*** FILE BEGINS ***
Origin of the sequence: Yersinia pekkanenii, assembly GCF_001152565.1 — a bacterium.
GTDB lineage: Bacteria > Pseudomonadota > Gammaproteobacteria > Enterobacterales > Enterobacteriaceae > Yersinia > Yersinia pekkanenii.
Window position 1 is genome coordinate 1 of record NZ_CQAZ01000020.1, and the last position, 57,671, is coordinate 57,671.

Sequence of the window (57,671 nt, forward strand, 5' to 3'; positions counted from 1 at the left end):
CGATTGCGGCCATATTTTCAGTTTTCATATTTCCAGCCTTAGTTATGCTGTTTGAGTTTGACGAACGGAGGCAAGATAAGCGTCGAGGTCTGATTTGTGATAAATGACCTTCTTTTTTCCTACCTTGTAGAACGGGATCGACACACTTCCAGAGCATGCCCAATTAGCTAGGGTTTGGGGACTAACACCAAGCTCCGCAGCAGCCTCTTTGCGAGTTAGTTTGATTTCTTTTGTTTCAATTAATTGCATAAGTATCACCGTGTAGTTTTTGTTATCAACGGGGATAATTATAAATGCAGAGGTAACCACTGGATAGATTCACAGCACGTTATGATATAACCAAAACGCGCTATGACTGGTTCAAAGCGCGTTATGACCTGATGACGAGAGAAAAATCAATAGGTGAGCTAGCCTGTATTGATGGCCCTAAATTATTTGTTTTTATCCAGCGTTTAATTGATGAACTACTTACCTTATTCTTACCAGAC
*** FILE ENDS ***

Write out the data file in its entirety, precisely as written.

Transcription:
Origin of the sequence: Yersinia pekkanenii, assembly GCF_001152565.1 — a bacterium.
GTDB lineage: Bacteria > Pseudomonadota > Gammaproteobacteria > Enterobacterales > Enterobacteriaceae > Yersinia > Yersinia pekkanenii.
Window position 1 is genome coordinate 1 of record NZ_CQAZ01000020.1, and the last position, 57,671, is coordinate 57,671.

Sequence of the window (57,671 nt, forward strand, 5' to 3'; positions counted from 1 at the left end):
CGATTGCGGCCATATTTTCAGTTTTCATATTTCCAGCCTTAGTTATGCTGTTTGAGTTTGACGAACGGAGGCAAGATAAGCGTCGAGGTCTGATTTGTGATAAATGACCTTCTTTTTTCCTACCTTGTAGAACGGGATCGACACACTTCCAGAGCATGCCCAATTAGCTAGGGTTTGGGGACTAACACCAAGCTCCGCAGCAGCCTCTTTGCGAGTTAGTTTGATTTCTTTTGTTTCAATTAATTGCATAAGTATCACCGTGTAGTTTTTGTTATCAACGGGGATAATTATAAATGCAGAGGTAACCACTGGATAGATTCACAGCACGTTATGATATAACCAAAACGCGCTATGACTGGTTCAAAGCGCGTTATGACCTGATGACGAGAGAAAAATCAATAGGTGAGCTAGCCTGTATTGATGGCCCTAAATTATTTGTTTTTATCCAGCGTTTAATTGATGAACTACTTACCTTATTCTTACCAGAC